MILAN, Italy — The revitalising effect of Alessandro Michele's arrival at the creative helm of Gucci was strongly felt at Milan Fashion Week, which closed yesterday — and not just because a certain kind of bohemia, mined from granny's attic, seemed to again become fashion's most tempting trend. It was not even the ongoing glorification of the weirdo and the beautiful loser; even though the casting of peculiar-looking models has become mainstream and made the runways a lot more diverse than they used to be (the striking abundance of black models on the Milanese catwalks was another uplifting sign of a newfound openness which hopefully will last). Alessandro Michele, quite simply, restored hope in the possibility of generational turnover in the bel paese. In a country so averse to change that it sometimes destroys prospects for its younger generations, he opened a door.
Michele was a wonderful nobody, toiling in the trenches of a crowded design studio until Gucci CEO Marco Bizzarri put him in the driver's seat, barely nine months ago. But all of a sudden, the move has had a contagious, positive impact on the design game of Italy’s up-and-coming creatives and established names alike. All parties respond to competition. And, in Milan this season, new competition forced everybody to give his or her best, making it clear that the city is back with a vengeance.
Donatella Versace, for instance, delivered a punch of a collection that had sass and glam and a bevy of powerful energy. Sure, it was mainly due to the keen choice of a new venue for the show (a huge domed space called the Citylife Palace) and a striking mise en scene, yet it was also clear that, at Versace, the fashion is moving in the right direction again. Even Miuccia Prada, who seemed to have lost her edge of late, rose once more like the Phoenix she is, showing off her unique ability to twist and turn bourgeois codes, making them subversive and progressive. With an intensely wrought-out, hedonistic, crazily geometric and — well — very heavy-looking collection, Mrs Prada commandingly reaffirmed her centrality as the moving design force in Italy and beyond: an originator and a true influencer who everybody (even the detractors) looks up to.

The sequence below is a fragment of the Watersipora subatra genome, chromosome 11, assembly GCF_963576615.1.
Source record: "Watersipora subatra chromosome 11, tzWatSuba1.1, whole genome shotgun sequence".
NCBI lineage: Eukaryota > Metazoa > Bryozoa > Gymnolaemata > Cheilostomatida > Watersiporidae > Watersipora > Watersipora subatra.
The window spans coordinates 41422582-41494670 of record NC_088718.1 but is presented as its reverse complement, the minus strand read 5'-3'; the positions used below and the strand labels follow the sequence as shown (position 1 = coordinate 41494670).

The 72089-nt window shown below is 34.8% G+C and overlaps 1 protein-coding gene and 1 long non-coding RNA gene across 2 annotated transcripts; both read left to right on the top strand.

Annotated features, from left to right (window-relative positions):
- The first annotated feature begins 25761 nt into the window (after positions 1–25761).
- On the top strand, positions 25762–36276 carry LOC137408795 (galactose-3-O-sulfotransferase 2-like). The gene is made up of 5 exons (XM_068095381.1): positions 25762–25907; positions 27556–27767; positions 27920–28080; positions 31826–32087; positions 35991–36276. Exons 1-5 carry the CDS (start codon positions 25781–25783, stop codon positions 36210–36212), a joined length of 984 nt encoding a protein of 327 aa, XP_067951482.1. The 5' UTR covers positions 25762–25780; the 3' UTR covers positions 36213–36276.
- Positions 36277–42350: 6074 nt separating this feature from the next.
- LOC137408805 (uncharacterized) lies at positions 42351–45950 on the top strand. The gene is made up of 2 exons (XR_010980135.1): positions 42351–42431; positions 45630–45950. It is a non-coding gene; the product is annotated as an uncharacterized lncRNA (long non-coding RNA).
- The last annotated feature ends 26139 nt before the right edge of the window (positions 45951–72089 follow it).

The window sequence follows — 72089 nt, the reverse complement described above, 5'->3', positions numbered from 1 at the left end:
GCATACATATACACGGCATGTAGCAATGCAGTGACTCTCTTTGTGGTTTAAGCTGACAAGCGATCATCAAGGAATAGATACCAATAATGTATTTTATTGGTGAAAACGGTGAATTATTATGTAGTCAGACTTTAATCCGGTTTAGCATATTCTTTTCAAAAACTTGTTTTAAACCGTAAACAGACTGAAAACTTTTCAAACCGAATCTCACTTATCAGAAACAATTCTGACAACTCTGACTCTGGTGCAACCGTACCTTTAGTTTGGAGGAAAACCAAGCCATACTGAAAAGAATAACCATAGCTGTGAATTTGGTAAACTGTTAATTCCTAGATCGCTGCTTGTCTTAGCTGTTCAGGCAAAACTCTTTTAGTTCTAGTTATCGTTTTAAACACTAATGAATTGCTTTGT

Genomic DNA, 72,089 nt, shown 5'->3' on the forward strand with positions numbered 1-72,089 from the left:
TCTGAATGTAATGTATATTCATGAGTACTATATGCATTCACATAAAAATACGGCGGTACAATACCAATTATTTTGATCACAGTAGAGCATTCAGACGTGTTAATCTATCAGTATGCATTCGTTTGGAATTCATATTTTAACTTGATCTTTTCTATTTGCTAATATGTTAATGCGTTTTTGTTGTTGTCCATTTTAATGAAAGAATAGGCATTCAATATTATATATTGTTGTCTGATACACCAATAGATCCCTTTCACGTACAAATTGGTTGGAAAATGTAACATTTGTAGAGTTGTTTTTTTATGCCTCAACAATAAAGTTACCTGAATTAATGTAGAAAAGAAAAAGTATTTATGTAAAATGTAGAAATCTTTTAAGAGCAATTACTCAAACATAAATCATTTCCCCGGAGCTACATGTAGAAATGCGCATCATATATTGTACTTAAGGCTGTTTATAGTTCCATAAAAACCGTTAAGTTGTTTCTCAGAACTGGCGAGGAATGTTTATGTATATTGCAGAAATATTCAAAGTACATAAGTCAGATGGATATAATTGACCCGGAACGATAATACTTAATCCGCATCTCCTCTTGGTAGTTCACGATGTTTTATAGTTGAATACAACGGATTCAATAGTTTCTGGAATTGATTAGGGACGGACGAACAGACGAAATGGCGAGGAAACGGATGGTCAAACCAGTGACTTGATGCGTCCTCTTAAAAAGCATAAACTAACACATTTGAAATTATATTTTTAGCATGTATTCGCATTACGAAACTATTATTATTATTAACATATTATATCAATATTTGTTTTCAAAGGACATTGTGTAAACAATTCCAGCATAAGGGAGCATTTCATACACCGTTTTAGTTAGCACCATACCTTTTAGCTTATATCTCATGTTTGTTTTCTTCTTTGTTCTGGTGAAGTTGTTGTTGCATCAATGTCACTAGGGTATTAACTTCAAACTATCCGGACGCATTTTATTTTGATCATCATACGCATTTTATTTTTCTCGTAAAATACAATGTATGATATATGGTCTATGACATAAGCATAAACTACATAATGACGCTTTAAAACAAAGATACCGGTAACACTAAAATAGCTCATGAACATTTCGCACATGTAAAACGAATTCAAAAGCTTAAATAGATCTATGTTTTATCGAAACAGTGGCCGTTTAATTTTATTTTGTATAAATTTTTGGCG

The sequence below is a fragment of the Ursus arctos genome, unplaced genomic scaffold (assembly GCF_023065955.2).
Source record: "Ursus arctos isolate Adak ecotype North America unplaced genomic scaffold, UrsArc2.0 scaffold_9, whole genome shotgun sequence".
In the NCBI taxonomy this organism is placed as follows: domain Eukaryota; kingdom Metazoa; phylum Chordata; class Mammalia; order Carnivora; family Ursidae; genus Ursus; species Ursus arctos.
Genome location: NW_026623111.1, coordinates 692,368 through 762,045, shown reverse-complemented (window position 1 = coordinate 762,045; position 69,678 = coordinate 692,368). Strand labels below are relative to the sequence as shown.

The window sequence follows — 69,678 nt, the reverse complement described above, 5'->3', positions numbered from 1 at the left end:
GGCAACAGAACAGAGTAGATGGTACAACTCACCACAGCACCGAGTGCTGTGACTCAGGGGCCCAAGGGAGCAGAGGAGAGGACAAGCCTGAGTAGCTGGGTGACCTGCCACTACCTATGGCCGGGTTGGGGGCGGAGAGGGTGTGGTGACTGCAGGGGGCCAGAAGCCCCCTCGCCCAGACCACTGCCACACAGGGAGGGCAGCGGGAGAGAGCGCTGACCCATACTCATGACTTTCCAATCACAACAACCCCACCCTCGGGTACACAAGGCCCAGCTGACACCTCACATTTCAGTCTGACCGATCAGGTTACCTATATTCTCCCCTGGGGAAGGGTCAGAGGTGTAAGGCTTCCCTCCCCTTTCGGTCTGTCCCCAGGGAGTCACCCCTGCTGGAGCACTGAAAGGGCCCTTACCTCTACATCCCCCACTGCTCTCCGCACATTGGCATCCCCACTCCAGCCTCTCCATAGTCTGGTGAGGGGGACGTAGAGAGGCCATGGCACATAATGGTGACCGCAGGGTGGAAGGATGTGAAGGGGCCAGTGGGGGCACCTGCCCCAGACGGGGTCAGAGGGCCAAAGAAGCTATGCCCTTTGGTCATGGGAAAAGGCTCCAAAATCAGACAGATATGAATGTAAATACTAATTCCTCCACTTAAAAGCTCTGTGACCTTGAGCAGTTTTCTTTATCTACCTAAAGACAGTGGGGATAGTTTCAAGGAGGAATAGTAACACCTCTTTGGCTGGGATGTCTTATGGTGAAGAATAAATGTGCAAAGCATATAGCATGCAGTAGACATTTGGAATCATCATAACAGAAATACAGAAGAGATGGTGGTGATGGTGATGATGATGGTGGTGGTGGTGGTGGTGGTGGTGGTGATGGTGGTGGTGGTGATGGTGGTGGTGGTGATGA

Because at closer inspection, the new names building up the bright future of the Italian fashion system are, at least in terms of method, all Miuccia's children, in the sense that they mainly work with references, aesthetic heritage and a postmodern pastiche. Miuccia Prada is the queen of fashion postproduction. So are her offspring. Isn't Alessandro Michele's vintage-hued zest for uneven associations, his stress on off-kilter ladylike with a weirdo zing, something that owes a lot to Prada's twisted sense of ugly chic? Isn't Marco de Vincenzo's proclivity for surface tension and offbeat decoration an accelerated, psychedelic take on some of Miuccia's oddest moments? Isn't Arthur Arbesser's taste for the askew mix of the proper and the perverse something reminiscent of Prada's dryly intellectual approach? This is not to say that these designers are copycats: they simply chose their role model and thank god they chose well.
Isn't Alessandro Michele's vintage-hued zest for uneven associations, his stress on off-kilter ladylike with a weirdo zing, something that owes a lot to Prada's twisted sense of ugly chic?